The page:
They include Maria and Annie Farmer — sisters who first came forward in the 1990s, in an attempt to alert authorities that Epstein was a serial sex predator harming girls and young women.

They described how their futures were stolen at a vulnerable age. Several victims said their abusers undermined their faith in themselves and left deep wounds by preying on their youth and innocence.

“This toxic combination of being sexually exposed and exploited, feeling confused and naïve, blaming myself all resulted in significant shame,” Annie Farmer wrote in her statement. “That sickening feeling that makes you want to disappear.”

The victims spoke about locking terrible memories away for years, only to have them resurface during their adult lives. And they described the ongoing burden of fighting for justice against someone who refuses to show remorse.


Victims alleged threats followed years of abuse


Maria Farmer said her future as an artist was ruined by Maxwell and Epstein when she met them in 1996. She also told the judge that she suffers from PTSD from years of abuse and threats.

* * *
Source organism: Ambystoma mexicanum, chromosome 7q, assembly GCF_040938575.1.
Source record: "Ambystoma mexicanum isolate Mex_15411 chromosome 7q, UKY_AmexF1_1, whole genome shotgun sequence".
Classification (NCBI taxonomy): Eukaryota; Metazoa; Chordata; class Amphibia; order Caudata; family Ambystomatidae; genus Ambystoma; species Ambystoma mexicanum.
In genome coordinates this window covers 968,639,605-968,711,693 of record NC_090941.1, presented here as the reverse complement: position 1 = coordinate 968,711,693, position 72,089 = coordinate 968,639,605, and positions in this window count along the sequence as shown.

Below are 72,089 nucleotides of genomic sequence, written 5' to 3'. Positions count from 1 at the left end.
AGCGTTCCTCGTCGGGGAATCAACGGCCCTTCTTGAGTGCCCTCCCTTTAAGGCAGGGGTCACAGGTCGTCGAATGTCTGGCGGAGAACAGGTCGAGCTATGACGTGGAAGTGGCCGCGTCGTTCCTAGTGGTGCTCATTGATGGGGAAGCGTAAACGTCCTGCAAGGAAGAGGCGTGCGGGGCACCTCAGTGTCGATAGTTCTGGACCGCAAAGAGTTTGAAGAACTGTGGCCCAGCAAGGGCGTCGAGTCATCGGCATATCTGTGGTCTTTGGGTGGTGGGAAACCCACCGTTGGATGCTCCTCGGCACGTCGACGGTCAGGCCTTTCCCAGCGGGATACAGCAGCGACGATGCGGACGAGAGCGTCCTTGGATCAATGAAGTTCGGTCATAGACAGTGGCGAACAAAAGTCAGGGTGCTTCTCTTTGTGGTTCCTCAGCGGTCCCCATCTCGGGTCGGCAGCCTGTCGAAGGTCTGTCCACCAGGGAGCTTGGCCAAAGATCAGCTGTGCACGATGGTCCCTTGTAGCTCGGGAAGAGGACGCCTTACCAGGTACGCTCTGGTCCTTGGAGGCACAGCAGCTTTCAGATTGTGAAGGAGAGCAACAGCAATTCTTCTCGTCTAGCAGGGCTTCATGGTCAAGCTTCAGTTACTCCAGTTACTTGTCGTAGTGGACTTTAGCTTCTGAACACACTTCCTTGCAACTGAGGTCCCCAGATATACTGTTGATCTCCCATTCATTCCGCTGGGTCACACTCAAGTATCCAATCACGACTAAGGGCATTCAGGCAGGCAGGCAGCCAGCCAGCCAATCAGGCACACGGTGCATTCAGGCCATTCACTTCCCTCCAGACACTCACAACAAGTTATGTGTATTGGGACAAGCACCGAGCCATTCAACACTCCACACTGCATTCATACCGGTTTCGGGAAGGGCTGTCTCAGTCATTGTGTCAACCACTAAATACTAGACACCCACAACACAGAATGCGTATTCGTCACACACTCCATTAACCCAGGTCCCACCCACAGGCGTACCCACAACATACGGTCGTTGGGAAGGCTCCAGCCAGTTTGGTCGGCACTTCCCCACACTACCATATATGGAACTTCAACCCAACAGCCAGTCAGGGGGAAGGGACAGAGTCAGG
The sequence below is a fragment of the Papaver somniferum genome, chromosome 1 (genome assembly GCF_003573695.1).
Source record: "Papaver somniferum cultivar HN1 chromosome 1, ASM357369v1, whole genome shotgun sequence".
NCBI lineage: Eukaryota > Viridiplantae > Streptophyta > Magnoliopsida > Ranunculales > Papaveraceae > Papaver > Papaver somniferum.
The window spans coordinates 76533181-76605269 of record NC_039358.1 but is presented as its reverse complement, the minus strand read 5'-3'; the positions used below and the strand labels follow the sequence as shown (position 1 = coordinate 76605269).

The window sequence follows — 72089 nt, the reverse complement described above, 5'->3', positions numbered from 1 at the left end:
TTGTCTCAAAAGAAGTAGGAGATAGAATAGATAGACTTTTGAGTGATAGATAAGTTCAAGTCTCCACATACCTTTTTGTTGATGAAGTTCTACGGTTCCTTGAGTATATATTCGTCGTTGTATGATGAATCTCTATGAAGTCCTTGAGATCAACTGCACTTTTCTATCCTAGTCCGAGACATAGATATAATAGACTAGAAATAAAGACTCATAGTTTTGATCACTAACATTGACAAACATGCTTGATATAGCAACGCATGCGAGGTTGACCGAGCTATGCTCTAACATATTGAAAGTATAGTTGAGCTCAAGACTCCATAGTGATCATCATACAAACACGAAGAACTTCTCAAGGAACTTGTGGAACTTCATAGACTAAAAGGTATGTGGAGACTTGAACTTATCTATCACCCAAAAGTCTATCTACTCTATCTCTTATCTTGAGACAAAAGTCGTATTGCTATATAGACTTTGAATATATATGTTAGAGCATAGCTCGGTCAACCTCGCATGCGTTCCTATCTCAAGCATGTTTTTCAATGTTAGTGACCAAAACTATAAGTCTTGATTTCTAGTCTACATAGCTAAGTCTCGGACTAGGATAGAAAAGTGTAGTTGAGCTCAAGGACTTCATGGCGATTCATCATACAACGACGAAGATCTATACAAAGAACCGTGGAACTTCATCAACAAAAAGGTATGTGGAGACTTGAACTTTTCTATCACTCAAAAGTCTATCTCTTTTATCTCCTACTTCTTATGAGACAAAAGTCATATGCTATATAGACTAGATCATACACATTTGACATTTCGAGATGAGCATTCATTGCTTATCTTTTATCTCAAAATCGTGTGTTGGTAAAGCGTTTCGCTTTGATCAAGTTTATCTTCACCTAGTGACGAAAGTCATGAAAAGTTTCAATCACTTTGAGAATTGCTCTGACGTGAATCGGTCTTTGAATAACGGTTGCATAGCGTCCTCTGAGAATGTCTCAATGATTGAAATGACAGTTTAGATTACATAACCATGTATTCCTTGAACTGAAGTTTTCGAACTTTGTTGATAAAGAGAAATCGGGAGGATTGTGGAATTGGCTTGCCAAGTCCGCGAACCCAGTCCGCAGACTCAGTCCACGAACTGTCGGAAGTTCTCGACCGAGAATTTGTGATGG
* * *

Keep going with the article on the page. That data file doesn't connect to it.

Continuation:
“She assured me that I could be killed walking down my favorite path in NYC,” Farmer said. “….Her threats have never left my mind and I believe she will harm me if she ever has a way. Please keep this in mind when determining her terms of imprisonment. She is a very dangerous and devious individual.”

Another survivor, Sarah Ransome, said Epstein and Maxwell threatened that her family would be killed if she ever tried to escape what she calls a “dungeon of sexual hell.” Ransome, who fled to the U.K. in 2007, told the judge that she has proof Epstein tried to find her 10 years later.